Taking the Reins 

  • "Taking the Reins" originally appeared in the June 2024 "Animal" issue of COMO Magazine

Therapeutic riding and equine therapy is trotting along in Boone County.

The Western trend has lassoed us along for the ride. Cowboy boots are displayed in clothing stores across the country, and everyone is singing along to “Pink Pony Club” by Chappell Roan. Even Beyoncé is galloping across the vast background of her latest album, Cowboy Carter. Not only is this movement celebrated and accessible in central Missouri but can also be healing.

Cedar Creek Therapeutic Riding Center 

Healing takes the reins at Cedar Creek just south of Columbia. Since 1988, the team — led by Karen Grindler, a PATH-certified instructor, and Constance Crumpton, the occupational therapist — has been on a journey to better the lives of many with equine therapy. The center houses a sixty-acre ranch, where forest and winding trails offer the perfect backdrop for body-and-soul soothing experiences. Operating with mostly donated horses, Cedar Creek ensures riders of all ages find support, confidence, and a smile in the saddle.

“The movement of the horse is the closest thing you can get to the human walk. A horse is four-dimensional, up and down; side to side; diagonal, and forward and backward just like walking,” Grindler explained. “So for riders in wheelchairs or those with impediments to mobility, the simple act of riding strengthens large muscle groups … Mentally it [provides] self-esteem and self-confidence that comes from riding a huge, magnificent animal. And for the riders with PTSD and emotional issues, it is the friend who is there for them week after week without judgments — just unconditional love.”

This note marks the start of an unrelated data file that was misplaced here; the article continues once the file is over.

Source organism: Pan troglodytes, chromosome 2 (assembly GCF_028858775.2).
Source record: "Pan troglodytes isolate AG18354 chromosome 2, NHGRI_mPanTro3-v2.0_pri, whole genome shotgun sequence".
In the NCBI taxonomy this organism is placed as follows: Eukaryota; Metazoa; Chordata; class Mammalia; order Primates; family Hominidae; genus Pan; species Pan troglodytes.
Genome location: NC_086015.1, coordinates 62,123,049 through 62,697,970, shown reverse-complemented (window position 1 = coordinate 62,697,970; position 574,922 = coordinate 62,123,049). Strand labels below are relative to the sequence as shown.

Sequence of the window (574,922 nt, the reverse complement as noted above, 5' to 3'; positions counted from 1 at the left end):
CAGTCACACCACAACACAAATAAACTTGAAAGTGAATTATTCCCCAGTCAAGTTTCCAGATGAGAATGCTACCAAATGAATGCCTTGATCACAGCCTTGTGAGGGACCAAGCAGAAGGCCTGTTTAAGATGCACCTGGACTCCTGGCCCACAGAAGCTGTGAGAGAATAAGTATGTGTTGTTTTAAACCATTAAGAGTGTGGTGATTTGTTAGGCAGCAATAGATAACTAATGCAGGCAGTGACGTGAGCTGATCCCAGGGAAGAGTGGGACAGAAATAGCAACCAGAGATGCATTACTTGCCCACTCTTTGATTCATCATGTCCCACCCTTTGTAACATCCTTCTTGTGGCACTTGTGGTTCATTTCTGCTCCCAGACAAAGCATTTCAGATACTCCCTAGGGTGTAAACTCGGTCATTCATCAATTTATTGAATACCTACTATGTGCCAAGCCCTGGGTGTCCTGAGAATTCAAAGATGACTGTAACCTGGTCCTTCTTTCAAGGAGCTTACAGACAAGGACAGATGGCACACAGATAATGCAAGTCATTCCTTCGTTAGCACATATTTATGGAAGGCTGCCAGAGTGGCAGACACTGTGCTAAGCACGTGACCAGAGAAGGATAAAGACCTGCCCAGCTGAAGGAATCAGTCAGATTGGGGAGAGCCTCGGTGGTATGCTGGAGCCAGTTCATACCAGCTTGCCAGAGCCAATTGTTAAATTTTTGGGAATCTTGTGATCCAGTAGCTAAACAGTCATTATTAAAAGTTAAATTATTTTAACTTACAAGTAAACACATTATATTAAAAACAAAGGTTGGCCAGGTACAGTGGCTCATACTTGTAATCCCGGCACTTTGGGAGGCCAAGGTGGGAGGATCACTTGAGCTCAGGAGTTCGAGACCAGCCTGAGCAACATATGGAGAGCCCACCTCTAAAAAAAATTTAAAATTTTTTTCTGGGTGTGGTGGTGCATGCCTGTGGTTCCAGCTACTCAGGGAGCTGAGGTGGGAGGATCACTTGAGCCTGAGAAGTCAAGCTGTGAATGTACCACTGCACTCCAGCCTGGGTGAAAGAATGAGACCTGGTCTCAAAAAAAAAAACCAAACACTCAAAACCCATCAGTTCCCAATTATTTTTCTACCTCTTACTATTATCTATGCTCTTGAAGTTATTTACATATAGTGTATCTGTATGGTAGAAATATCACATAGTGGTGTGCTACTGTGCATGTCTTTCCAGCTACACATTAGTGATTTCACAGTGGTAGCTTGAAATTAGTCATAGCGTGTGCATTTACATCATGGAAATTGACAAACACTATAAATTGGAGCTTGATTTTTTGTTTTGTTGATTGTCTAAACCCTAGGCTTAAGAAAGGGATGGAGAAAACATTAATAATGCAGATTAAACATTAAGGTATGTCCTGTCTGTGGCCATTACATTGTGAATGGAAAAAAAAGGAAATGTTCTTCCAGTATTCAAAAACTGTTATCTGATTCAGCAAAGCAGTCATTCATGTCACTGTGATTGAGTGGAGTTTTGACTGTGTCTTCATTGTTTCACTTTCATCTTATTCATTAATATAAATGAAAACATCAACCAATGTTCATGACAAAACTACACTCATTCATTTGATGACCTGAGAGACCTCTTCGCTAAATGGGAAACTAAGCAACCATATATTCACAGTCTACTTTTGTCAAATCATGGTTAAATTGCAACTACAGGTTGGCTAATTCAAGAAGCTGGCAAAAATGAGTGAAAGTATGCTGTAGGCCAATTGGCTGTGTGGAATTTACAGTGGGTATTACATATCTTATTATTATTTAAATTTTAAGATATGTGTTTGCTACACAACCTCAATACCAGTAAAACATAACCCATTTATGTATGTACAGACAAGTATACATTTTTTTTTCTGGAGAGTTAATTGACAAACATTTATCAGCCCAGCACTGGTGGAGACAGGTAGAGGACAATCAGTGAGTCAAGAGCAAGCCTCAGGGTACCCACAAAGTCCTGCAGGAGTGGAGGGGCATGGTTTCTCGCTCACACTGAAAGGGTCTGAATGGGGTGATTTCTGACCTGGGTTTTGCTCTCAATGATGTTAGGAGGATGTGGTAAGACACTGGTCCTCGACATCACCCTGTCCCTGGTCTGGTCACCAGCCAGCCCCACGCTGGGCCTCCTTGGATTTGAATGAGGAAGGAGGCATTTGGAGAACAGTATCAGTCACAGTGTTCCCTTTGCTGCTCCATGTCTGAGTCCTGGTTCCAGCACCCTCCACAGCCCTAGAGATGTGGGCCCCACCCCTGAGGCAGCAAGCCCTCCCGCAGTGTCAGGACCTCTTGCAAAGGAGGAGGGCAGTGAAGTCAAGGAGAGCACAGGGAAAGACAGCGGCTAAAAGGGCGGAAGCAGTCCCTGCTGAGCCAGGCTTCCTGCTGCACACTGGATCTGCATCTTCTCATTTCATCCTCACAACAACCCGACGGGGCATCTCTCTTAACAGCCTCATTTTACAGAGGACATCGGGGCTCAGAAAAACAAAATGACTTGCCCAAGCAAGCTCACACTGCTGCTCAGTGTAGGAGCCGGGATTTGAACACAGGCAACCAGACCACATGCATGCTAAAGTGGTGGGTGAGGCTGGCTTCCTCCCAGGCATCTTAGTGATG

Coyote Hill

The visionary behind Coyote Hill Foster Care Ministries’ equine program, Larry McDaniel has a passion for both horses and healing. Over thirty-three years ago, Larry and his late wife, Cathy, embarked on a journey to create something remarkable in a kid-friendly rural area near Harrisburg, about twenty-two miles north of Columbia. McDaniel didn’t stop there; he saw an opportunity to harness the healing of equine therapy to make a difference.

Fast forward twenty-three years, and Coyote Hill’s equine program has bloomed from humble beginnings to a sprawling fourteen-stall stable with indoor and outdoor arenas, trails weaving across three hundred acres, and a herd of twelve horses, three miniature horses, and one mule. (It’s a place where horsin’ around isn’t a figurative expression.)

From foster children to military veterans, McDaniel’s equine program has served as a sanctuary for those in need. Through therapeutic riding lessons, participants embark on a journey of self-discovery, building trust, empowerment, and emotional resilience. McDaniel’s passion for horses isn’t just about riding; it’s about creating a safe space and a step toward resilience and joy.

Sunny Oak Farm

At Sunny Oak Farm, just thirteen miles west of Columbia on thirty-five acres of rolling pasture near Rocheport, the small but mighty farm is a haven for horse lovers. From a bustling three-acre jump field to the sand arena and cozy tack room, it houses all the tools for equestrian excellence.

Under the expert guidance of owner and trainer Rosy Erganian, Sunny Oak Farm isn’t just a place to ride; it’s a community where riders of all ages and abilities come together to learn, grow, and connect with four-legged friends. With Erganian’s wealth of experience, including stints at Cedar Creek Therapeutic Riding Center and a lifelong love affair with horses, riders are certainly in good hands.

Sunny Oak believes in the power of the horse to transform lives. From adaptive riding lessons tailored to individual needs to a week-long summer day camp, packed with equine adventures, every experience is designed to foster physical, social, and emotional growth … the horses foster and nurture unforgettable moments.

Whether you’re a seasoned equestrian or just getting started, there’s always room in their barn for one more. 

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